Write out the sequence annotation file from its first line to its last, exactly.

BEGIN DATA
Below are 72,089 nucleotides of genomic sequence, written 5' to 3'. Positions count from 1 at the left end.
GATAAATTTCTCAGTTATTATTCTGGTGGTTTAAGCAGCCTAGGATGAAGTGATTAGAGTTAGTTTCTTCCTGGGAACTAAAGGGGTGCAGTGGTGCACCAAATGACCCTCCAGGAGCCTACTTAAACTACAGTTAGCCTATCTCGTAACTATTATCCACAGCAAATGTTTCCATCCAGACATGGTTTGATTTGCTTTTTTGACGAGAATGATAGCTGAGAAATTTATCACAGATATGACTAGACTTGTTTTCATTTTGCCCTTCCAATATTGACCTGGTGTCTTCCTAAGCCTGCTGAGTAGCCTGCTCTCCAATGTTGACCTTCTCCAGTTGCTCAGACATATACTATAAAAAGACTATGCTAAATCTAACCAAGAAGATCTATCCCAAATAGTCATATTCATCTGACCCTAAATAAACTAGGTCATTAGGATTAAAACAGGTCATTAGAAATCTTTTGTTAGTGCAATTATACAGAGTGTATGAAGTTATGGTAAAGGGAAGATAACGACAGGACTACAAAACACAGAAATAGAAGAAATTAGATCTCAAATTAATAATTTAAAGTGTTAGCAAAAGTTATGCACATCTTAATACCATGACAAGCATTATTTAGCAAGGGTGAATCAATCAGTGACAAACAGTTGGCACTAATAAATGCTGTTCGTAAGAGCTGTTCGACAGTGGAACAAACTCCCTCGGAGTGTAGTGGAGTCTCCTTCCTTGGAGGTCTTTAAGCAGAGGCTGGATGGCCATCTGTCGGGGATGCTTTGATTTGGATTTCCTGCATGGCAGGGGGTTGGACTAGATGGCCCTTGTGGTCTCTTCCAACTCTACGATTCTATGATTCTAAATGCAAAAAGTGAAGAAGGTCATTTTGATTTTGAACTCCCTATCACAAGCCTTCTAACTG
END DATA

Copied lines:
Below are 72,089 nucleotides of genomic sequence, written 5' to 3'. Positions count from 1 at the left end.
GATAAATTTCTCAGTTATTATTCTGGTGGTTTAAGCAGCCTAGGATGAAGTGATTAGAGTTAGTTTCTTCCTGGGAACTAAAGGGGTGCAGTGGTGCACCAAATGACCCTCCAGGAGCCTACTTAAACTACAGTTAGCCTATCTCGTAACTATTATCCACAGCAAATGTTTCCATCCAGACATGGTTTGATTTGCTTTTTTGACGAGAATGATAGCTGAGAAATTTATCACAGATATGACTAGACTTGTTTTCATTTTGCCCTTCCAATATTGACCTGGTGTCTTCCTAAGCCTGCTGAGTAGCCTGCTCTCCAATGTTGACCTTCTCCAGTTGCTCAGACATATACTATAAAAAGACTATGCTAAATCTAACCAAGAAGATCTATCCCAAATAGTCATATTCATCTGACCCTAAATAAACTAGGTCATTAGGATTAAAACAGGTCATTAGAAATCTTTTGTTAGTGCAATTATACAGAGTGTATGAAGTTATGGTAAAGGGAAGATAACGACAGGACTACAAAACACAGAAATAGAAGAAATTAGATCTCAAATTAATAATTTAAAGTGTTAGCAAAAGTTATGCACATCTTAATACCATGACAAGCATTATTTAGCAAGGGTGAATCAATCAGTGACAAACAGTTGGCACTAATAAATGCTGTTCGTAAGAGCTGTTCGACAGTGGAACAAACTCCCTCGGAGTGTAGTGGAGTCTCCTTCCTTGGAGGTCTTTAAGCAGAGGCTGGATGGCCATCTGTCGGGGATGCTTTGATTTGGATTTCCTGCATGGCAGGGGGTTGGACTAGATGGCCCTTGTGGTCTCTTCCAACTCTACGATTCTATGATTCTAAATGCAAAAAGTGAAGAAGGTCATTTTGATTTTGAACTCCCTATCACAAGCCTTCTAACTG